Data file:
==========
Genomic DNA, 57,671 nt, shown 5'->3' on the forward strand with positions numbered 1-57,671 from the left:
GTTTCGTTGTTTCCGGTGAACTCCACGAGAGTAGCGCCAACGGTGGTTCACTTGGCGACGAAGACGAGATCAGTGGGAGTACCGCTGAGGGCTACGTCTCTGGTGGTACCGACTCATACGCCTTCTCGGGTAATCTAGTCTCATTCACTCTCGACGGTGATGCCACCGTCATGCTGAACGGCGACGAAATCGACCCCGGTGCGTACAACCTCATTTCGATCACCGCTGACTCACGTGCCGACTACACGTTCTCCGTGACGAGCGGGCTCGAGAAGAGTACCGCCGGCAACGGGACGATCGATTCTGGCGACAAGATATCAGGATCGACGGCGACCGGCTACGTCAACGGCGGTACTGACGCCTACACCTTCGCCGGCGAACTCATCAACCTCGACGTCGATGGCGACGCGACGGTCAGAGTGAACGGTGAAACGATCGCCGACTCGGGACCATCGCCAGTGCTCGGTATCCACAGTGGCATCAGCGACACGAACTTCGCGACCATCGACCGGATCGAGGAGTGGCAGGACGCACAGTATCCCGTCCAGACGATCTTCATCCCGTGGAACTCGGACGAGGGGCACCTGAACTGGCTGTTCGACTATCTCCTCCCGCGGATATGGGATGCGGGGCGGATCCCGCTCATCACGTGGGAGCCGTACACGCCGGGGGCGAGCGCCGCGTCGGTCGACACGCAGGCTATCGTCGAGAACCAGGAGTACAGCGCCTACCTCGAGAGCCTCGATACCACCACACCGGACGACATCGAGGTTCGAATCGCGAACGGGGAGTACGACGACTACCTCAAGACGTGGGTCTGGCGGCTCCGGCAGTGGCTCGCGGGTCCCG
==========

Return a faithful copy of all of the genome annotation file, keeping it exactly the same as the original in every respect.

Genomic DNA, 57,671 nt, shown 5'->3' on the forward strand with positions numbered 1-57,671 from the left:
GTTTCGTTGTTTCCGGTGAACTCCACGAGAGTAGCGCCAACGGTGGTTCACTTGGCGACGAAGACGAGATCAGTGGGAGTACCGCTGAGGGCTACGTCTCTGGTGGTACCGACTCATACGCCTTCTCGGGTAATCTAGTCTCATTCACTCTCGACGGTGATGCCACCGTCATGCTGAACGGCGACGAAATCGACCCCGGTGCGTACAACCTCATTTCGATCACCGCTGACTCACGTGCCGACTACACGTTCTCCGTGACGAGCGGGCTCGAGAAGAGTACCGCCGGCAACGGGACGATCGATTCTGGCGACAAGATATCAGGATCGACGGCGACCGGCTACGTCAACGGCGGTACTGACGCCTACACCTTCGCCGGCGAACTCATCAACCTCGACGTCGATGGCGACGCGACGGTCAGAGTGAACGGTGAAACGATCGCCGACTCGGGACCATCGCCAGTGCTCGGTATCCACAGTGGCATCAGCGACACGAACTTCGCGACCATCGACCGGATCGAGGAGTGGCAGGACGCACAGTATCCCGTCCAGACGATCTTCATCCCGTGGAACTCGGACGAGGGGCACCTGAACTGGCTGTTCGACTATCTCCTCCCGCGGATATGGGATGCGGGGCGGATCCCGCTCATCACGTGGGAGCCGTACACGCCGGGGGCGAGCGCCGCGTCGGTCGACACGCAGGCTATCGTCGAGAACCAGGAGTACAGCGCCTACCTCGAGAGCCTCGATACCACCACACCGGACGACATCGAGGTTCGAATCGCGAACGGGGAGTACGACGACTACCTCAAGACGTGGGTCTGGCGGCTCCGGCAGTGGCTCGCGGGTCCCG